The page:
Swiss lower house backs plan to claw back pay from rescued banks

By Thomson Reuters Mar 14, 2024 | 2:51 AM

ZURICH (Reuters) – Switzerland’s lower house of parliament late on Wednesday clearly passed a motion to make senior management of a major bank return half their income over the previous decade if the lender has to be rescued with public money.

The measure, which still needs to be debated in the upper house, comes a year after Switzerland provided billions of dollars in emergency liquidity to stricken Swiss bank Credit Suisse before it was taken over by its rival UBS.

According to the motion, if a systemically relevant bank is rescued by the government, its top management should pay back 50% of their regular pay and bonuses from the previous 10 years.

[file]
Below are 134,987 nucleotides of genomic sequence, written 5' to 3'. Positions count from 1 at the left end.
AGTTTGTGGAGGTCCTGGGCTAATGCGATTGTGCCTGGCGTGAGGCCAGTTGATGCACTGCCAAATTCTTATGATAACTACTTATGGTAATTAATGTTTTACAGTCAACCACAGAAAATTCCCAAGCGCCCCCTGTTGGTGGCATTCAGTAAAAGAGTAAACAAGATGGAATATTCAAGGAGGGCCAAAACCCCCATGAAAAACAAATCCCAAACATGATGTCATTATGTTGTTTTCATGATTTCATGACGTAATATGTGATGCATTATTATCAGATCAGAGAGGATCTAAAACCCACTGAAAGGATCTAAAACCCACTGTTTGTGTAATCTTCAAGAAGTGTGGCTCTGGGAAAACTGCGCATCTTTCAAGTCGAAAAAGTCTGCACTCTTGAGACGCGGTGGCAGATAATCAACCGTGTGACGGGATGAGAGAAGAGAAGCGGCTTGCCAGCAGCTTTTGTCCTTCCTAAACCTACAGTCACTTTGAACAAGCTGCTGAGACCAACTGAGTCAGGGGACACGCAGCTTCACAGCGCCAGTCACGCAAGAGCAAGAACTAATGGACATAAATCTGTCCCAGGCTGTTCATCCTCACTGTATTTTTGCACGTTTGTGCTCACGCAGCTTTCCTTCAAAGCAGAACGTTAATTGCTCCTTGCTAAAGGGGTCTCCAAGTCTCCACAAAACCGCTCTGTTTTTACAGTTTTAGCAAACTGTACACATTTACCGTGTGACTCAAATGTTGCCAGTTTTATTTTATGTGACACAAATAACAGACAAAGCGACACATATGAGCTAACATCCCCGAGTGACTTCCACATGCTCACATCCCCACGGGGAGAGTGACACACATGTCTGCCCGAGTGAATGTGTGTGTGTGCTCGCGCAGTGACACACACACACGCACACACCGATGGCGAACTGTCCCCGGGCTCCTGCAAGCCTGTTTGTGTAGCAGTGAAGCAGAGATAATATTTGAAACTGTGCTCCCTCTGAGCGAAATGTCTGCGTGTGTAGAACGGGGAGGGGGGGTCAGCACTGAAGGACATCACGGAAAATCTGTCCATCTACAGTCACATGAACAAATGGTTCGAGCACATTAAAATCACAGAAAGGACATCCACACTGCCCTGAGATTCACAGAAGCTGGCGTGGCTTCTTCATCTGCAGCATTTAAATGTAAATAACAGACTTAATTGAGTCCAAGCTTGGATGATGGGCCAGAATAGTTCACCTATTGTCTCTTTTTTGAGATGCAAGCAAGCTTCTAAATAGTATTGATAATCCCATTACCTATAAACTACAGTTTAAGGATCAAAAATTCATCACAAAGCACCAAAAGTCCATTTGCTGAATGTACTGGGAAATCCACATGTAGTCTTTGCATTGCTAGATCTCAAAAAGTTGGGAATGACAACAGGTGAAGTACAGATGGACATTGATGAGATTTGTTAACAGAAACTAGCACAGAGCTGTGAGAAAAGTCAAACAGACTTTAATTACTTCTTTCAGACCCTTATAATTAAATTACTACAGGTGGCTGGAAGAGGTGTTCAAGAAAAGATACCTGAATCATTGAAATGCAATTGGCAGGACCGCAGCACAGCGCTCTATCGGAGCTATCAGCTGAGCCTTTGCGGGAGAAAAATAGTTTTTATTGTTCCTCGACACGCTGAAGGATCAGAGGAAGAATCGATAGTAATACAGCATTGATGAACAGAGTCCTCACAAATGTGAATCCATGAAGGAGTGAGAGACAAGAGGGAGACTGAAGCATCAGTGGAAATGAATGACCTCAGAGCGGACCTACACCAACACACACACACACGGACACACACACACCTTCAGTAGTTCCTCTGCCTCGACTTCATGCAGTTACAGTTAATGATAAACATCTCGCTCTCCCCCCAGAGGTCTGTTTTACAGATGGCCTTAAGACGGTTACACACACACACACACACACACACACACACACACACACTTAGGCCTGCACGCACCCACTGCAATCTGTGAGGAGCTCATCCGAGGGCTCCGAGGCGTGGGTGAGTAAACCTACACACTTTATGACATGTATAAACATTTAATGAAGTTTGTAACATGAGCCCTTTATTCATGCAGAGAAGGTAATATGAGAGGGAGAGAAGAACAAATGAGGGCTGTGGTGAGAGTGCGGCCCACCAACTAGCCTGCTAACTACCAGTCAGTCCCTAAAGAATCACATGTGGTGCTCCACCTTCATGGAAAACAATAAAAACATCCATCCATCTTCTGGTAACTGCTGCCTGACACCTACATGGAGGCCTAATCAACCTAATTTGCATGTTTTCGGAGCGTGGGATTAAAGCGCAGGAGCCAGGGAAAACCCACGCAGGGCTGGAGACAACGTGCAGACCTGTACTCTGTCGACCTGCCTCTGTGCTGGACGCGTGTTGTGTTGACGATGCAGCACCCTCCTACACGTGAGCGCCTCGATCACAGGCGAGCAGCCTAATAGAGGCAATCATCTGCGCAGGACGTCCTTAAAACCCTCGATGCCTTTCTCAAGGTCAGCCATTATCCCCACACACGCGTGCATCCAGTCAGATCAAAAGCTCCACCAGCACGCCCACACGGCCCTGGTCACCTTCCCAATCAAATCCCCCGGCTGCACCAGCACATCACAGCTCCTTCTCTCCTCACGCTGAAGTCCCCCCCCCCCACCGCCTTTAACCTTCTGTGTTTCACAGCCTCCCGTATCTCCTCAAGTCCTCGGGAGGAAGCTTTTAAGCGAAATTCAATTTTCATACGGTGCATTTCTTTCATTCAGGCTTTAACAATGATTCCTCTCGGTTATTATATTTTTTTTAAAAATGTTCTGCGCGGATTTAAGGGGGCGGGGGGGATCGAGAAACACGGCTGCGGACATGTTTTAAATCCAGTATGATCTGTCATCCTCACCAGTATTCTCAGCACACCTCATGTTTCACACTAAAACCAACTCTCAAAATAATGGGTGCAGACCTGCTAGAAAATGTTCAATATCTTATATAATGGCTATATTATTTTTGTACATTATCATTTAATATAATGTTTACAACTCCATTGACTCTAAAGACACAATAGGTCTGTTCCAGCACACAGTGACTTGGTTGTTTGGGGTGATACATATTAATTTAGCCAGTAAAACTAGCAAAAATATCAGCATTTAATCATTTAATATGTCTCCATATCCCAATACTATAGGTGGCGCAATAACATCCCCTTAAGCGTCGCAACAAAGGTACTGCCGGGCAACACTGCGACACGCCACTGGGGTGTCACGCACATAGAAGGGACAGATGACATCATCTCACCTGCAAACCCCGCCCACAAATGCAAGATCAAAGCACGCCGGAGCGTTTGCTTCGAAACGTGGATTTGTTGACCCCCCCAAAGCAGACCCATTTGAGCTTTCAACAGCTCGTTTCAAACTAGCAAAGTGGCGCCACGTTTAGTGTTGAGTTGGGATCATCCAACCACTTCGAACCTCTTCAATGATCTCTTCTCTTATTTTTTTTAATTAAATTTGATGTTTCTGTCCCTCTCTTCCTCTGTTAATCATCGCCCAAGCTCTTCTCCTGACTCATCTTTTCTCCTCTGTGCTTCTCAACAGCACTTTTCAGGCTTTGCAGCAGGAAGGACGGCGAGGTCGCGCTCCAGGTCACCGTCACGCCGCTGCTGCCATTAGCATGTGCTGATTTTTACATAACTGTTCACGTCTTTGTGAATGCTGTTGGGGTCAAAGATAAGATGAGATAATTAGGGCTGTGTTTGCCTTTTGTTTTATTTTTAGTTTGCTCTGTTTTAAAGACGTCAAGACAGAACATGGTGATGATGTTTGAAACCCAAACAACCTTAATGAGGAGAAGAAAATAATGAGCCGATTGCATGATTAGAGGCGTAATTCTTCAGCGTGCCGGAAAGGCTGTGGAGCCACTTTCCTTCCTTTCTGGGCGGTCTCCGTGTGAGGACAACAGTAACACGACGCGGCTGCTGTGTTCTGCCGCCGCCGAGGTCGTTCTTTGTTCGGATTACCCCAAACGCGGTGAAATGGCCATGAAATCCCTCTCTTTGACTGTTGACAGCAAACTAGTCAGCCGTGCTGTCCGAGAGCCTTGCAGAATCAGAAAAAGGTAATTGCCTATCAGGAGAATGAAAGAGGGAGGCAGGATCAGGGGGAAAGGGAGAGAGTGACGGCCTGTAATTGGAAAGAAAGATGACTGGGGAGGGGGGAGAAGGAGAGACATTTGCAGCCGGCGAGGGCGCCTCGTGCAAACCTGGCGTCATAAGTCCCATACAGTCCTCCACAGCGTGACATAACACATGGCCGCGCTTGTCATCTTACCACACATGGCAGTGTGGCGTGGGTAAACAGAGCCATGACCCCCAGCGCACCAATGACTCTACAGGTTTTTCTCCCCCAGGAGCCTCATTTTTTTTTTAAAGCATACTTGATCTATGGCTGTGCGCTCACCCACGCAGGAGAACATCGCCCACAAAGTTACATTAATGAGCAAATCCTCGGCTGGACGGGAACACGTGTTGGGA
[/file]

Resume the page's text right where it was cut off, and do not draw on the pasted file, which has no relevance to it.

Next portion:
“The Federal Council (government) is called upon to take measures to hold the top management of systemically important banks more accountable,” the motion states.

The measure, which was put forward by a politician from the right-wing Swiss People’s Party (SVP), made explicit reference to the 2023 Credit Suisse case, as well as the 2008 rescue of UBS during the global financial crisis.

The measure passed with 120 votes in favor, 55 against, and 18 abstentions, an official tally showed.

The Swiss government, which is due to present its own report with recommendations on how to better cope with banks deemed too big to fail, has proposed rejecting the motion.

(Reporting by Dave Graham and Paul Arnold, editing by John Revill)